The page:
To map the ZMYM4 binding region within B-MYB we used a panel of GFP/B-MYB deletion mutants described before (Fig. 2e)26. GFP-trap experiments first narrowed down the binding region for ZMYM4 to the central part of B-MYB between amino acids 206 and 509 (Fig. 2g). This region was then further dissected to show that ZMYM4 binds to amino acids 260–355 of B-MYB (Fig. 2f). During the characterization of the interaction between B-MYB and NBS1 we recently identified DNA-damage induced phosphorylations at several amino acids in this part of B-MYB and mutated several serine and threonine residues to alanine26. These mutants were also examined for their ability to interact with ZMYM4. GFP-trap experiments showed that mutant 3B, which contains amino acid replacements of serine 306, 307 and 309 by alanine, disrupts the binding of ZMYM4 to B-MYB (Fig. 2h).
Previously, we have demonstrated the phosphorylation of these residues when cells preincubated with bromo-deoxy uridine (BrdU) were irradiated with UV-C, leading to the appearance of a form of B-MYB with lower mobility in SDS-polyacrylamide gels26. We therefore investigated whether the binding of ZMYM4 to B-MYB is affected under such conditions of DNA-damage. As shown by GFP-trap, binding of endogenous ZMYM4 to GFP-B-MYB was increased by UV-irradiation (Fig. 3a). Densitometric analysis of the protein bands from several replicate experiments showed an average 4.1 fold (standard deviation +/− 1.3 fold) increase of binding of ZMYM4 to GFP-B-MYB after UV irradiation. The UV-induced mobility shift of B-MYB was also clearly visible in this experiment. We also performed a complementary experiment in which we monitored the interaction of endogenous B-MYB with GFP-ZMYM4. This experiment showed no increased binding of the phosphorylated (i.e. up-shifted) form of B-MYB to ZMYM4, suggesting that the UV-induced phosphorylation of the serine residues was not responsible for the stronger binding of ZMYM4 upon induction of DNA-damage (Fig. 3b). Thus, it appears likely that an unknown modification of B-MYB, ZMYM4 or an unknown protein causes the stronger interaction of ZMYM4 with B-MYB in Fig. 3a. In any case, these observations provide the first evidence for a possible role of ZMYM4 in the DNA-damage response.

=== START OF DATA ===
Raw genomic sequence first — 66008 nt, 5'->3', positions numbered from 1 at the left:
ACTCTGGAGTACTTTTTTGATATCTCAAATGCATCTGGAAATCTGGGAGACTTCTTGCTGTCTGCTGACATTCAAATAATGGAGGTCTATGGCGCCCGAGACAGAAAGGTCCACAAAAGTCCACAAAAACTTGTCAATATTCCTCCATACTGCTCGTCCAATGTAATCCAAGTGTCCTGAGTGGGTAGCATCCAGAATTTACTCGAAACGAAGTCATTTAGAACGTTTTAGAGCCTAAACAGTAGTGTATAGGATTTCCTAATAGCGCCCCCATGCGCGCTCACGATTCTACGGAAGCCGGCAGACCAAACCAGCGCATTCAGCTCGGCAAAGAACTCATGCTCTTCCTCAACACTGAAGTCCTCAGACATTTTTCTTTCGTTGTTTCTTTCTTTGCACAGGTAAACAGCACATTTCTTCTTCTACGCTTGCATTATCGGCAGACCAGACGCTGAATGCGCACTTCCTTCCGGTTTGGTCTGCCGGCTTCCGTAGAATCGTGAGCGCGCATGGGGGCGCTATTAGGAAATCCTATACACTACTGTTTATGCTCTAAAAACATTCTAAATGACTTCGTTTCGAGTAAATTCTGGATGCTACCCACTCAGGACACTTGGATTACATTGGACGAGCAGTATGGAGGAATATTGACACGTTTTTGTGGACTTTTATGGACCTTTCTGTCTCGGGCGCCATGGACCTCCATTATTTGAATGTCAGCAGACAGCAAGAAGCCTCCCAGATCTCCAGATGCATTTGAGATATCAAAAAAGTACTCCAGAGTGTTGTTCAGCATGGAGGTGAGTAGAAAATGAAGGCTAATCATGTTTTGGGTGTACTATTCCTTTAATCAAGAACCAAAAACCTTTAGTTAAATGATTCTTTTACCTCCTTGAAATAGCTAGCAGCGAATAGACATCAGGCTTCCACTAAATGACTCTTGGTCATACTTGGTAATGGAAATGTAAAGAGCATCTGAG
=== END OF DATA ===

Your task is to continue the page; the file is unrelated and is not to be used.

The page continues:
ZMYM4 is modified by SUMO conjugation
Western blotting showed additional higher molecular weight forms of ZMYM4 when the cells were lysed directly in SDS-sample buffer rather than in buffer containing only NP40 as detergent (Fig. 4a). This indicated that the higher molecular weight forms of ZMYM4 might be due to covalent modifications of the proteins that are labile in cell extracts. Because of the significant increase in apparent molecular weight caused by the modification and its instability we reasoned that the higher molecular weight bands might represent SUMOylated forms of ZMYM4. To address this, we prepared cell extract in the presence or absence of N-ethylmaleimide (NEM), a potent inhibitor of cysteine-proteases that is known to inhibit the activity of the SUMO-specific proteases28. We observed that the higher molecular weight forms of ZMYM4 were stable in the presence of NEM but not in its absence (Fig. 4a). To further demonstrate that the slower migrating bands correspond to SUMO-modified ZMYM4 we transfected HEK293T cells with GFP/ZMYM4 and HA-tagged SUMO1. Total cell extracts were prepared in the presence of NEM and analyzed by GFP-trap and Western blotting. This demonstrated that higher molecular weight forms of GFP/ZMYM4 reacted with HA-specific antibodies (Fig. 4b), consistent with SUMO-conjugation of ZMYM4. In a further experiment we co-expressed HA-ZMYM4/33-1077 together with Flag-tagged wt-SENP1 or a catalytically inactive SENP1 mutant. Western blotting of total cell extract prepared in the presence of NEM showed a higher molecular weight form of the truncated ZMYM4 that was abolished by wt-SENP1 but maintained when mutant SENP1 was co-expressed (Fig. 4c). Taken together, these experiments showed that ZMYM4 is SUMOylated, presumably at two sites. Moreover, the experiment suggested that at least one of the SUMOylation sites is located between amino acids 33 to 1077 of ZMYM4.